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Fannie's appraisal cutting ban takes effect

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Fannie Mae's new policy to reduce appraisal cutting takes effect today. If a lender is trying to sell the GSE a loan, they are now prohibited from changing the market value of a home on the request form. Fannie Mae said Tuesday if a loan servicer does not properly handle a troubled mortgage loan in a timely manner, it will demand compensation from the servicer for the mortgage. Lenders and underwriters use the appraisal-cutting technique to undermine the property value of a home, according to Fannie Mae. The GSE now requires any changes to the appraisal be made by the original appraiser of the property. The GSE's Selling Guide outlines the new policy and mandates a lender take up any concerns with an appraisal with the appraiser himself. If the parties cannot reach an agreement about the property value, the lender must search for a second opinion. Fannie advises lenders to "pay particular attention and institute extra due diligence for those loans in which the appraised value is believed to be excessive or where the value of the property has experienced significant appreciation in a short time period since the prior sale." In Fannie Mae's Servicing Guide, the GSE set time frames, varying by state, for a servicer to complete routine foreclosure proceedings. And Fannie Mae reserves the right to impose a compensatory fee, if the servicer doesn't meet the deadline. Fannie Mae said it's implementing this policy to remediate a specific problem affecting alone or correct the servicer's overall performance. The timeline to complete proceedings is as follows: The chart was distributed with the following clarifications:
  • Florida has an additional 35 days to allow for a mediation referral prior to a foreclosure suit beginning.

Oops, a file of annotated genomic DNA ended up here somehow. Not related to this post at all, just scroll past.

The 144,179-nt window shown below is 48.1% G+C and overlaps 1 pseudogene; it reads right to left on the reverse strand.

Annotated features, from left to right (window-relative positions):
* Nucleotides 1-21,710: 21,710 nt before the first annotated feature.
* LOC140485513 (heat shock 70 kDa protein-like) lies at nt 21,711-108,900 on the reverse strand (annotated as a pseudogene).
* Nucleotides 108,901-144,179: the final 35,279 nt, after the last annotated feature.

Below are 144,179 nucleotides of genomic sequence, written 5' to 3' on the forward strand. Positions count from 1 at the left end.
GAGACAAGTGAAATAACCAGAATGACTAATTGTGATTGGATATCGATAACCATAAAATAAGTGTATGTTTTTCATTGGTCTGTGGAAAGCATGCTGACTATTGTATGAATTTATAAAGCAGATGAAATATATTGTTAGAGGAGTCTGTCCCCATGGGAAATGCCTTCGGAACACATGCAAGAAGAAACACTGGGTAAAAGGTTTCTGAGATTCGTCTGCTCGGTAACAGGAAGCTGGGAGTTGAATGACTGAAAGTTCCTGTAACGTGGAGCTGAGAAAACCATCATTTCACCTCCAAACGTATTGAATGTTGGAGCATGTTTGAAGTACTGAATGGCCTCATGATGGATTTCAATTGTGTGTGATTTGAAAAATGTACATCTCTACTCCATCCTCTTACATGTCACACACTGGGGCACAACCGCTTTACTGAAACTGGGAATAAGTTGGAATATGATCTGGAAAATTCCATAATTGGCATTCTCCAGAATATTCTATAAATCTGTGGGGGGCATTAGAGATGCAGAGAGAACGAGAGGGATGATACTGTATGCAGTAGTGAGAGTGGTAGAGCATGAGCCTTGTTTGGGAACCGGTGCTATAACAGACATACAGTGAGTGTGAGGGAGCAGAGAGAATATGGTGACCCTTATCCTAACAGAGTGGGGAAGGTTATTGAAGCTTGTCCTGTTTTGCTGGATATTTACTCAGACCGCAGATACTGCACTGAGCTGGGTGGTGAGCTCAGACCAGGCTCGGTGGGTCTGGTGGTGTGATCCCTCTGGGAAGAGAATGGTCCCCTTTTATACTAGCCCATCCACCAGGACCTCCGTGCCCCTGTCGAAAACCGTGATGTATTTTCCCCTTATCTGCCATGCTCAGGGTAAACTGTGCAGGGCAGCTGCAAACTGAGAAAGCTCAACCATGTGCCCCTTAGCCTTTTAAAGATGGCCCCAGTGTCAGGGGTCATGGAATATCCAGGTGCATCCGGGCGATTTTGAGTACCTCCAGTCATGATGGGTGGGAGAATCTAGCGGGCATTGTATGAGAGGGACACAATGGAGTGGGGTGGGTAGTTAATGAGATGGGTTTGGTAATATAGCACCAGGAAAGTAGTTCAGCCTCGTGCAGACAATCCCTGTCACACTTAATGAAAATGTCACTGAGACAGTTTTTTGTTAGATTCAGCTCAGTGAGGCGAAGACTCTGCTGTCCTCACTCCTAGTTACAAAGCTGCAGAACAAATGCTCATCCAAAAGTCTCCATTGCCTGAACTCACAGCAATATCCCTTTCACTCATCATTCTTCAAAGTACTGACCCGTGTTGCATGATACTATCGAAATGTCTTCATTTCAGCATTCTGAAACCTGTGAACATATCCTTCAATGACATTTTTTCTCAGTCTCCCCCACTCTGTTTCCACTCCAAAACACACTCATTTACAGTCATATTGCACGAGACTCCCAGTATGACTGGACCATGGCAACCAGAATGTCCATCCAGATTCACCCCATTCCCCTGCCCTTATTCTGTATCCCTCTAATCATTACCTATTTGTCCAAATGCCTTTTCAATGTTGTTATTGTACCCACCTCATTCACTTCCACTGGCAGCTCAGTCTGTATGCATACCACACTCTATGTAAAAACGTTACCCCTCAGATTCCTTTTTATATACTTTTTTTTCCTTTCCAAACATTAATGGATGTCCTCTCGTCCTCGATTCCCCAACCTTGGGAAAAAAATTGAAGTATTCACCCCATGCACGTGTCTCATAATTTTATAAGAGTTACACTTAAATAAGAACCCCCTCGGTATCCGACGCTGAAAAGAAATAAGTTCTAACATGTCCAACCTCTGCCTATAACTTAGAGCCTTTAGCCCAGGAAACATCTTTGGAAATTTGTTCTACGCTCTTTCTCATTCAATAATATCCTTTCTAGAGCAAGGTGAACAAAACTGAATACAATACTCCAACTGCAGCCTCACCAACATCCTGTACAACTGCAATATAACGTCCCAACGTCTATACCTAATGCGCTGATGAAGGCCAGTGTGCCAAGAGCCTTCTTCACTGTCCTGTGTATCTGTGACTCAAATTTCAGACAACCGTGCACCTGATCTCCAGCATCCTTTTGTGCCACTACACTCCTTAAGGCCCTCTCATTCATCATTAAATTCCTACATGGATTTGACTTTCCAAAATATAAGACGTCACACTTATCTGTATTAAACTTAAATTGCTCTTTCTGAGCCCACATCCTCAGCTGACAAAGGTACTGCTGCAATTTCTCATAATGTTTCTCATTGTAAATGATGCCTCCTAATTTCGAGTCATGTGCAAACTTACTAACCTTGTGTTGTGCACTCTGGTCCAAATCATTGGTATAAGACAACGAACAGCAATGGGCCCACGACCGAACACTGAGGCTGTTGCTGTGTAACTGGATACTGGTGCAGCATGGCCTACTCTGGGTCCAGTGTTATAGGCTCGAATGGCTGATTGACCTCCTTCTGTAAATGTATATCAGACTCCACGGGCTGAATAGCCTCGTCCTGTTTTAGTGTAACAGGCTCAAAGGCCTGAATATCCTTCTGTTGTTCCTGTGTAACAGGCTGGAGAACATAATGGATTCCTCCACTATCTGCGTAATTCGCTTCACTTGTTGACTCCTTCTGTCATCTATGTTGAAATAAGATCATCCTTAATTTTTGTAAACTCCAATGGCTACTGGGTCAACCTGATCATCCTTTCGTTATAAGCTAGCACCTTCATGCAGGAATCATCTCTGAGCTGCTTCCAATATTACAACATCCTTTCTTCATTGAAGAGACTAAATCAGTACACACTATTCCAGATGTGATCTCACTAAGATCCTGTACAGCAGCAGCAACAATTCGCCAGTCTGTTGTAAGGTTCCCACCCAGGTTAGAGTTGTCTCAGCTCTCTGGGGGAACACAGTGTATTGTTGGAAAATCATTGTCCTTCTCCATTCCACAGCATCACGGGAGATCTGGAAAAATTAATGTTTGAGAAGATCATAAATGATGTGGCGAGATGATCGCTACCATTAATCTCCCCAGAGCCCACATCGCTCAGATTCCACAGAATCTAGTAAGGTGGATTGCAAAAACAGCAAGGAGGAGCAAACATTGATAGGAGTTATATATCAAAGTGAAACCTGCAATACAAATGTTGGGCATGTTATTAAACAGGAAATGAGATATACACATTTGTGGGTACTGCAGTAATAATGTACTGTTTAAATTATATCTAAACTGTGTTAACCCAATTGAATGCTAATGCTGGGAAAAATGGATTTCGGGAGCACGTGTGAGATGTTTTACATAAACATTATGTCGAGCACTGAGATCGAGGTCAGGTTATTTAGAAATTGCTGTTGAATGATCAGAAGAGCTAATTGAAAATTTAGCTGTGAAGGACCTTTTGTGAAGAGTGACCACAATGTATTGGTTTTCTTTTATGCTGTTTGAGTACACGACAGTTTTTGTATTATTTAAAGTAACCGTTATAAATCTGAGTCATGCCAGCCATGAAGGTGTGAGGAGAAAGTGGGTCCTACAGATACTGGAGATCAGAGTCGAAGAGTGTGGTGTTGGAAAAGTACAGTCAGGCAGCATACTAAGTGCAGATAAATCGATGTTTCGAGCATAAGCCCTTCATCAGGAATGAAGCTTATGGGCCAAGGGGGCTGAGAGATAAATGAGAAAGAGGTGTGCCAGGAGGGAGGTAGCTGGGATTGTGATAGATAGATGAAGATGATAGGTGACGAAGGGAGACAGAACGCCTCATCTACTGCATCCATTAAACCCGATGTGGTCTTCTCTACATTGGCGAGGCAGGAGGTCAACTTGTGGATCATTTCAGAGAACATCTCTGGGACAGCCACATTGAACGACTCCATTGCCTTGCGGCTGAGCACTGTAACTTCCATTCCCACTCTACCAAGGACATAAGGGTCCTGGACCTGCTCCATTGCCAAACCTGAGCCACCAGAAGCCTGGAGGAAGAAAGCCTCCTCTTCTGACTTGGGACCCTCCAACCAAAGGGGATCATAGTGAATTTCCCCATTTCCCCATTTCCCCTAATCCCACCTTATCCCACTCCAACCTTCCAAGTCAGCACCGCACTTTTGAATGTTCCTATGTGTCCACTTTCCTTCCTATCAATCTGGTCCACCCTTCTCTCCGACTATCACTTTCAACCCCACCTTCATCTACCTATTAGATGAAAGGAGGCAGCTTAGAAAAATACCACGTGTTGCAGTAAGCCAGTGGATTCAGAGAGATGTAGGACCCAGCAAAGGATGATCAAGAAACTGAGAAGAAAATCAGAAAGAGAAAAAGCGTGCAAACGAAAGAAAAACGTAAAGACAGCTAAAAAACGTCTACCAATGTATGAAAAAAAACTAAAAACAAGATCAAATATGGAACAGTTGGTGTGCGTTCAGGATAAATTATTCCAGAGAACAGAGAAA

• Iowa's timeline represents the standard elapsed time for a judicial foreclosure; the standard elapsed time for a nonjudicial foreclosure is three months. Fannie Mae will sometimes allow a longer elapsed time for a judicial foreclosure if a borrower who occupies a one-family or two-family dwelling as a principal residence files a written demand to delay the sale—10 months, if the plaintiff's petition includes a waiver of a deficiency judgment; or 16 months, if the plaintiff's petition does not include a waiver of a deficiency judgment.
  • Maryland's timeline begins when the case is referred to an attorney to file suit together with a loss mitigation affidavit. The servicer must execute a final loss mitigation affidavit at the commencement of the case, if appropriate. If a preliminary loss mitigation affidavit is required, the time frame can extend to 120 days.
  • New York has a timeline of 300 days for all localities except the five boroughs of New York City and Nassau and Suffolk counties on Long Island, which are allowed 420 days.
Write to Christine Ricciardi.

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